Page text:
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Prove the product of sums of n numbers and their reciprocals is greater than n^2

Let x_1, \ldots, x_n \in \mathbb{R}_{>0} and let y_k = \frac{1}{x_k} for k = 1, \ldots, n. Prove

    \[ \left( \sum_{k=1}^n x_k \right) \left( \sum_{k=1}^n y_k \right) \geq n^2. \]


Proof. First,

    \[ y_k = \frac{1}{x_k} \quad \implies \quad \sqrt{y_k} = \frac{1}{\sqrt{x_k}} \quad \implies \quad \sqrt{x_k} \sqrt{y_k} = 1 \]

for all k = 1, \ldots, n. We then apply the Cauchy-Schwarz inequality to the numbers \sqrt{x_1}, \ldots, \sqrt{x_n} and \sqrt{y_1}, \ldots, \sqrt{y_n}. So, Cauchy-Schwarz gives us,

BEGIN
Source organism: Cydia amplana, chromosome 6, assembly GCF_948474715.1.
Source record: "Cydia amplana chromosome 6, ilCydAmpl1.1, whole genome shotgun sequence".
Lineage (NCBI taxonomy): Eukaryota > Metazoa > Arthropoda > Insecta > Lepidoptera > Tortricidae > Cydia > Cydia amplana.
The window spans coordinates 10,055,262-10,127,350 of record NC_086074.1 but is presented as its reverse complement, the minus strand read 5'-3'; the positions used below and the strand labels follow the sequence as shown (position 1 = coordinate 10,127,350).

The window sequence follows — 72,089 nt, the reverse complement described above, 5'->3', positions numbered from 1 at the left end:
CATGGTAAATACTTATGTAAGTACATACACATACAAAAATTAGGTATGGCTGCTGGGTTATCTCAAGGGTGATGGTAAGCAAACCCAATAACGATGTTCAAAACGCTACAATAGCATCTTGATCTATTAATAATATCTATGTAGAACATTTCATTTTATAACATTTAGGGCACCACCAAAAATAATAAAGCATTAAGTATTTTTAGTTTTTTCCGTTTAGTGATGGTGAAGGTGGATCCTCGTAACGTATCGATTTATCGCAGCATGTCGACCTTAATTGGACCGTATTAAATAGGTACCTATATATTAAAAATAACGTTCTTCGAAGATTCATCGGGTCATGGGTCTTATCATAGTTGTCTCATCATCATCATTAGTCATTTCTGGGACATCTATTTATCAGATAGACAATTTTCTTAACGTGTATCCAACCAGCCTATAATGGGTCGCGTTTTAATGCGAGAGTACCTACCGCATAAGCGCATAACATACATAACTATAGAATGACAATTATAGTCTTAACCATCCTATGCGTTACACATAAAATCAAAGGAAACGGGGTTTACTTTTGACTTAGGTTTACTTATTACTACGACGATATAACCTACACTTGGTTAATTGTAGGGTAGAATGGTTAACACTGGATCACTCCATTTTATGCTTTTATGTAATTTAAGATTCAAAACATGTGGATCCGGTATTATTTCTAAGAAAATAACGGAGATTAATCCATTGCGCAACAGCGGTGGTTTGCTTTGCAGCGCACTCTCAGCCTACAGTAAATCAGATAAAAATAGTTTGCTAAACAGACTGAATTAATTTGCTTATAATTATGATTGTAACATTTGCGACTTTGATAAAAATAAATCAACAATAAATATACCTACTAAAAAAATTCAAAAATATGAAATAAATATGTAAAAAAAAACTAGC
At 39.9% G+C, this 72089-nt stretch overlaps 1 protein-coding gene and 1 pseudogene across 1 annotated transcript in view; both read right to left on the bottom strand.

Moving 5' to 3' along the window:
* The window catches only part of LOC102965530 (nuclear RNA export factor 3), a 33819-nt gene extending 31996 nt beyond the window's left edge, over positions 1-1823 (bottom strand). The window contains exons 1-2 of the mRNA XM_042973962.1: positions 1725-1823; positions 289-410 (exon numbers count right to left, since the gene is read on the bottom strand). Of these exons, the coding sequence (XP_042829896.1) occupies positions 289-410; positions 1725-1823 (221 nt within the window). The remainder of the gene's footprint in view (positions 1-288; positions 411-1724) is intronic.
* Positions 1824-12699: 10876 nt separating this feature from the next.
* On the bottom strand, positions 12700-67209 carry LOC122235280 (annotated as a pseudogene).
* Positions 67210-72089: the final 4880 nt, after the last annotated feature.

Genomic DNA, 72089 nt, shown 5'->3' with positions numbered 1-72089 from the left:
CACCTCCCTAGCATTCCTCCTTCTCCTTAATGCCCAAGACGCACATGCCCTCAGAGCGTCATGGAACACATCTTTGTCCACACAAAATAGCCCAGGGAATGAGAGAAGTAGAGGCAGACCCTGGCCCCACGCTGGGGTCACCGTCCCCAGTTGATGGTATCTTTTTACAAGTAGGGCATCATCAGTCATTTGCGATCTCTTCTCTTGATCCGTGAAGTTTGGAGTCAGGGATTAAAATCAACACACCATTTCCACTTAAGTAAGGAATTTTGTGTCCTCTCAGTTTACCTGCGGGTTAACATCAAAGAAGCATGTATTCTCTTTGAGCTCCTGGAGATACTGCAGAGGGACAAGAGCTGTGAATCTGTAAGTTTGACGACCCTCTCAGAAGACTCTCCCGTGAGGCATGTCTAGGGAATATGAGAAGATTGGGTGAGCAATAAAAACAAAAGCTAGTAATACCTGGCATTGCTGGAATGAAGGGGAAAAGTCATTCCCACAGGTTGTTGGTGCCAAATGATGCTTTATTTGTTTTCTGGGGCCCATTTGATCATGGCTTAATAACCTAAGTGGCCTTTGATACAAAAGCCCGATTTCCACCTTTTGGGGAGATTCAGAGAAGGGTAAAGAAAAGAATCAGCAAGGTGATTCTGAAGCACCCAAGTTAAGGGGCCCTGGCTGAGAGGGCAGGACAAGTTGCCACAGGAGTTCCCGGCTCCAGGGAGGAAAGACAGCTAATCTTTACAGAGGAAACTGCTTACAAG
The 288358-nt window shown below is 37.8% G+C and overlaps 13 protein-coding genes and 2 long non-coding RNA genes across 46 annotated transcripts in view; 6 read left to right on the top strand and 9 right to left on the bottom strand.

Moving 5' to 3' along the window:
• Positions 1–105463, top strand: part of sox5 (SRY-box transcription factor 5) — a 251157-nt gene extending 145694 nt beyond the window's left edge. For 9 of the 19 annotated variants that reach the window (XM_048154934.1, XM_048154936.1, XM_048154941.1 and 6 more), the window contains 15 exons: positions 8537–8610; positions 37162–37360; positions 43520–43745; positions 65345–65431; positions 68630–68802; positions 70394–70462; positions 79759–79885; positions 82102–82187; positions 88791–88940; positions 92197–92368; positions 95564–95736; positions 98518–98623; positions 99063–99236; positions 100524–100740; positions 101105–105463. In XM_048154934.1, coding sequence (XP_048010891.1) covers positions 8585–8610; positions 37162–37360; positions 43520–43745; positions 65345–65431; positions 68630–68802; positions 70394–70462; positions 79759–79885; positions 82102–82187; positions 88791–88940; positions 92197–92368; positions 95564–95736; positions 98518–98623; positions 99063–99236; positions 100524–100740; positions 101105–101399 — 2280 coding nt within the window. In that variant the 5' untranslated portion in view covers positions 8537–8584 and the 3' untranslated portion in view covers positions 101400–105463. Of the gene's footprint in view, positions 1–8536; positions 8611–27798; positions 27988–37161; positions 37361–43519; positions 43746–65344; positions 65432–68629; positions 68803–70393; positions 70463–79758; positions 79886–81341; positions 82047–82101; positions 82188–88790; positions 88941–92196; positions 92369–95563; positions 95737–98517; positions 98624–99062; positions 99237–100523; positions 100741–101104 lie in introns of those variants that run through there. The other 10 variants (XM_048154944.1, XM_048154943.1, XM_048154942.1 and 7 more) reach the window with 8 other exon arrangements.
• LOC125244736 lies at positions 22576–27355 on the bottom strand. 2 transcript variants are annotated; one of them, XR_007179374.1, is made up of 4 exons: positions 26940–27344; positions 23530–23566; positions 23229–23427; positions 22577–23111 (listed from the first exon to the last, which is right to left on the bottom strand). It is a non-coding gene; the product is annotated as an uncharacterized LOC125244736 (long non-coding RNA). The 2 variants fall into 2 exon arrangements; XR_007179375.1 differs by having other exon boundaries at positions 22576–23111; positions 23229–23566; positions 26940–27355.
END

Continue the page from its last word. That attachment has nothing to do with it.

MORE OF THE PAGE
\begin{align*}    &&\left( \sum_{k=1}^n a_k b_k \right)^2 &\leq \left( \sum_{k=1}^n a_k^2 \right) \left( \sum_{k=1}^n b_k^2 \right)\\ \implies && \left( \sum_{k=1}^n \sqrt{x_k} \sqrt{y_k} \right)^2 &\leq \left( \sum_{k=1}^n (\sqrt{x_k})^2 \right) \left( \sum_{k=1}^n (\sqrt{y_k})^2 \right) \\ \implies && \left( \sum_{k=1}^n 1 \right)^2 &\leq \left( \sum_{k=1}^n x_k \right) \left( \sum_{k=1}^n y_k \right)\\ \implies && n^2 &\leq \left(\sum_{k=1}^n x_k \right) \left( \sum_{k=1}^n y_k \right). \qquad \blacksquare  \end{align*}

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